Garber's answer admits that old evidence will not confirm a new theory. But when we formulate a new theory, we get new knowledge also, that is, knowledge that the theory (together with other assumptions) implies the evidence. This relation of implication (or explanation) is derivable from the knowledge we already have, so if we were logically omniscient, it would not be new to us. Garber says that the logical omniscience assumption is false and unnecessary. If we admit that we learn this kind of logical facts, the support from old evidence can be explained by such learning. There is a supportive observation for this answer. If we deliberately make the new theory to explain the evidence, i. e. when we already know the logical relation between the theory and the evidence, it is natural that the evidence does not improve the plausibility of the theory.
Howson, on the other hand, suggests a revision of Bayesianism. He says that when we evaluate whether an old evidence E confirm a new theory T, we should reassign the prior probability of T and the expectedness of E as if we did not know the evidence. We should imagine, for example, if we did not know the result of the Michelson-Morley experiment, what probabilities should be assigned to the result and to the special relativity theory. And if we put these values into (BT), we will find that this experiment strongly confirms the special relativity theory.
Both answers pose several problems. One objection to Garber concerns consistency with the axioms of probability (Chihara 1987). Bayesianism requires that our subjective probabilities obey axioms of probability. For example, one of the axioms states that if A is a logical truth, then P(A)= 1. If we are not logically omniscient, we cannot employ this axiom. Another objection maintains that there are cases in which we already know the logical relation, and at the same time the evidence support the theory. Even if Einstein had known that the general relativity theory entails the perihelion phenomenon, this phenomenon nevertheless would have increased the authenticity of the general relativity theory. The situation is clearer when we take other people into account. As Earman points out (Earman 1989, 333), for most of us, the relation between the perihelion phenomenon and the general relativity theory is the first thing we learn about that theory. And nevertheless it plays an important role in our acceptance of the theory.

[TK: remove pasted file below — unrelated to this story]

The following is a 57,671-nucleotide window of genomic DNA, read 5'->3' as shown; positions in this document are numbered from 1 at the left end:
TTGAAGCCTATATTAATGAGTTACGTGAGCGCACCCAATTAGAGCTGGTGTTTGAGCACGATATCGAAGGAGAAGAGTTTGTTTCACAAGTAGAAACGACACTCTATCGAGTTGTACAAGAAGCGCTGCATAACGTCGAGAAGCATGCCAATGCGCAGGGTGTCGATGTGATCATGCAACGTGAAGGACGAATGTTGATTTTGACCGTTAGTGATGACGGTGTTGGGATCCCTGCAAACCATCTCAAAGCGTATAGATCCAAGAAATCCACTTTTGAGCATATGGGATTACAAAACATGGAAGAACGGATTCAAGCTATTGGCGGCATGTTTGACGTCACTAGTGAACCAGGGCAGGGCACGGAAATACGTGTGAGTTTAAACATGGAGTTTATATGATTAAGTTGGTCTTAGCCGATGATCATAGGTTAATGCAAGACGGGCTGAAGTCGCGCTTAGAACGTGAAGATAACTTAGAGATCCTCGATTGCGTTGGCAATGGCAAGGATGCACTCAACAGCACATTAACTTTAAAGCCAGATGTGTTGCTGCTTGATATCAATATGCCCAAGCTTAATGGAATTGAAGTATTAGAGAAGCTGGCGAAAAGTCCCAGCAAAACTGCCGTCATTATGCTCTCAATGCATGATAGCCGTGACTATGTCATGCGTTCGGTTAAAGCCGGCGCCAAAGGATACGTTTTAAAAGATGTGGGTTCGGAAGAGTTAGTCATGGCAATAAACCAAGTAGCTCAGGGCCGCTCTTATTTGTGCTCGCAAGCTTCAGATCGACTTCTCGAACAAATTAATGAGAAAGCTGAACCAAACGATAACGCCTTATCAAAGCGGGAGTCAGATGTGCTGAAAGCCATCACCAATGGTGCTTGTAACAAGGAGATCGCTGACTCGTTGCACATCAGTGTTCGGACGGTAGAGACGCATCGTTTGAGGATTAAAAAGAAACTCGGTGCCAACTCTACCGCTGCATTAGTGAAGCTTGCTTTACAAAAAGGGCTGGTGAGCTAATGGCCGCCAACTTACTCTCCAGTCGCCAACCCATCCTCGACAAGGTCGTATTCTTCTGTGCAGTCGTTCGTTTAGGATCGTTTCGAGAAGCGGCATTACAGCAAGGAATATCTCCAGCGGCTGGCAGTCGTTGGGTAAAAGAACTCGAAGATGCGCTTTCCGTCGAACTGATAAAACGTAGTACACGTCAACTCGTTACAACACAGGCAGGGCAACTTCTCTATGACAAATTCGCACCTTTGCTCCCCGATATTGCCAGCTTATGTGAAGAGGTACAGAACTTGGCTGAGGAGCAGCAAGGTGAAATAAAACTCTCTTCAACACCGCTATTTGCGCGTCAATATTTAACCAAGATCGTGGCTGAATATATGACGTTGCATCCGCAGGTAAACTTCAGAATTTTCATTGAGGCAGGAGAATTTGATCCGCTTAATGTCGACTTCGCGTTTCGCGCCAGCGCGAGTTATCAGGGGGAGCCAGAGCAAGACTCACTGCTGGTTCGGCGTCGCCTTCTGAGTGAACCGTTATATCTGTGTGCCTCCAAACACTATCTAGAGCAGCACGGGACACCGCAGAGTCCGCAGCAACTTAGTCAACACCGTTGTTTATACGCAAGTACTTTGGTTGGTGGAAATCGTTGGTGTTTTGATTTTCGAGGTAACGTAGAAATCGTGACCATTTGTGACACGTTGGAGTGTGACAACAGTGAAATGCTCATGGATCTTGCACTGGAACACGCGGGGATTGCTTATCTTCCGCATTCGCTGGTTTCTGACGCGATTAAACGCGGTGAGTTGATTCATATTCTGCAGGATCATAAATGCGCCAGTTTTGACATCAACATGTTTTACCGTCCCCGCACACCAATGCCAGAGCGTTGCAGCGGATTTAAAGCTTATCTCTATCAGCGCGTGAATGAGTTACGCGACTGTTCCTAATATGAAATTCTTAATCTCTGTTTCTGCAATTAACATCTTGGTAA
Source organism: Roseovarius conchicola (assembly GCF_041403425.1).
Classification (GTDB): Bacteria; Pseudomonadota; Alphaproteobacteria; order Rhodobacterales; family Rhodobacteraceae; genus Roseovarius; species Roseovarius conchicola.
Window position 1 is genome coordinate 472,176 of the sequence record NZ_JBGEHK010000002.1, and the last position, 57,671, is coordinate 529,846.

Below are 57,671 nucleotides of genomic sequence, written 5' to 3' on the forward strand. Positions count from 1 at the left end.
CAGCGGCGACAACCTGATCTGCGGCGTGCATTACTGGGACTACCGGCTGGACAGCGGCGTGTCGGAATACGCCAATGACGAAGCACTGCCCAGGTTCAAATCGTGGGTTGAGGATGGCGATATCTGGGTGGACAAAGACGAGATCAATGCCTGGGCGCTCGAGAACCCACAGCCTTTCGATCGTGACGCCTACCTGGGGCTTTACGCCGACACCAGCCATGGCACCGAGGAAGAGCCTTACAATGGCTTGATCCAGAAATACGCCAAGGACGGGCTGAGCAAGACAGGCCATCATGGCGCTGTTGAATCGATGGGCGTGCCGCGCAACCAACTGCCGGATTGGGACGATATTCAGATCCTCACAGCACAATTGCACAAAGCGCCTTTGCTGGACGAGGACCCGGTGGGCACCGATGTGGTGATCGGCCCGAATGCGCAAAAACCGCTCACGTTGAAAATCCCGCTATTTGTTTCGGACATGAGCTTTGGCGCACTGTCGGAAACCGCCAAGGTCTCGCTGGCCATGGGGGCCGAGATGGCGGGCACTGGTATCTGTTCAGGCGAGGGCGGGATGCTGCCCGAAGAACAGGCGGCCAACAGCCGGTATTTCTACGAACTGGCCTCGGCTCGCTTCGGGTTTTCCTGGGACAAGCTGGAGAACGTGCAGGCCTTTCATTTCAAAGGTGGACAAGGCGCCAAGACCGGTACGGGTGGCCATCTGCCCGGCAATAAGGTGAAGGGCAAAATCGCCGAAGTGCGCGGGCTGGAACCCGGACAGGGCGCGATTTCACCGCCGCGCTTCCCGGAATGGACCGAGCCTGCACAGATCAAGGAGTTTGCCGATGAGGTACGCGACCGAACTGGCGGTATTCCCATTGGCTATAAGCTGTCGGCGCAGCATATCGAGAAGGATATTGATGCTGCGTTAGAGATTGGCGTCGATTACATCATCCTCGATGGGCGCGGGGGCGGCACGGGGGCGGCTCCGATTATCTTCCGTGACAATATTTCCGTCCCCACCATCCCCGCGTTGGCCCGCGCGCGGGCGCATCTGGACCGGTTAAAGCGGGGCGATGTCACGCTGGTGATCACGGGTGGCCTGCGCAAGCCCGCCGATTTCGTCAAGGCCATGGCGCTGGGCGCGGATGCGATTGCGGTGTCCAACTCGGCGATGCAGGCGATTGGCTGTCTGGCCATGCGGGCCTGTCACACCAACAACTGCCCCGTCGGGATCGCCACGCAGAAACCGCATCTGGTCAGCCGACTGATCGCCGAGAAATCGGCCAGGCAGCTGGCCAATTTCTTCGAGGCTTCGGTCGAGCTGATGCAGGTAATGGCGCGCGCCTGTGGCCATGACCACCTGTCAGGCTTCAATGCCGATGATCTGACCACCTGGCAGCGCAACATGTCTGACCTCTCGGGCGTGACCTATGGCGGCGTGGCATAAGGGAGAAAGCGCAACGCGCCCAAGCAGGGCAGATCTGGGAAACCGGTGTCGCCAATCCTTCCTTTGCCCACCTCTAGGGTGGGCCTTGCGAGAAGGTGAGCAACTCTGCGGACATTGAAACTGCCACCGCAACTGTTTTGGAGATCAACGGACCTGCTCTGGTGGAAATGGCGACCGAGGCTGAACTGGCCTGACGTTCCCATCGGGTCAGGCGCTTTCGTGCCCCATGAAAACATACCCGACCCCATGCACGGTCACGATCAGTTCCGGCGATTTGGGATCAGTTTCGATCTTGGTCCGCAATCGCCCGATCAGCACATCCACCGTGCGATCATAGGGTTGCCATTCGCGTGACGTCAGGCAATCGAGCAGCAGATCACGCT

Howson's answer also encounters several problems. One is already pointed out by Glymour himself (Glymour 1980, Chihara 1987). There is something wrong with the idea of "counterfactual degree of belief". How can we find such a degree? If we simply subtract E from our knowledge, that is not enough, for we can derive E from other related knowledge. Imagine that we do not know the result of the Michelson- Morley experiment, but we know the reaction from scientists after the experiment; we can easily guess what happened in the experiment. We should subtract these related knowledge, but to what extent? It is not easy to answer this question, and Howson does not show a convincing answer. In addition to this formal problem, there is a further problem with the applicability of Howson's answer to historical cases (Garber 1983, 103). When we explain a historical case such as Einstein's, we are dealing with actual degrees of belief of Einstein and other scientists. With these actual degrees (including, of course, the knowledge of the old evidence), how did they reach their decisions on the authenticity of the general relativity theory?
My own reply
Before starting my reply, I should modify the question. Actually we have no reason to
assume that the probability of old evidence is 1. It is possible that our memories are
incorrect, or we made systematic mistake in measuring, or there is even a possibility of
collective hallucination. By counting these possibilities in, the probability of old evidence E
will become, say, P(E)=0.995. By this modification, technically the "old evidence" problem
vanishes (Earman 1992, 121). However, as Earman argues, this is not so helpful in itself (ibid.). To the degree that the P(E) is very
high, E cannot give strong support to T (one can check the reason by putting the value into
(BT) and calculating. Even if one assumes P(E|T) = 1, the prior and posterior probabilities remain
almost the same). Now, the question is this; with a very high probability for E, how can we get a
strong support to T? This small modification is nevertheless a necessary part of my argument.
The reason becomes clear later.
My own answer is a revision of Garber's answer by way of introducing another factor. First of all, the old evidence situation is not a single situation. At least we can distinguish four different situations as set forth below. (Hereafter I discuss the situation in which theory T entails E, i. e., P(E|T)=1. This is for simplicity; the results can be easily expanded to more general cases, i. e., P(E|T)<1.)
(1) we already knew that T entails E before the theory formation, and E seems to confirm T.
(2) we already knew that T entails E before the theory formation, and E does not seem to confirm T.
(3) we learned that T entails E after the theory formation, and E seems to confirm T.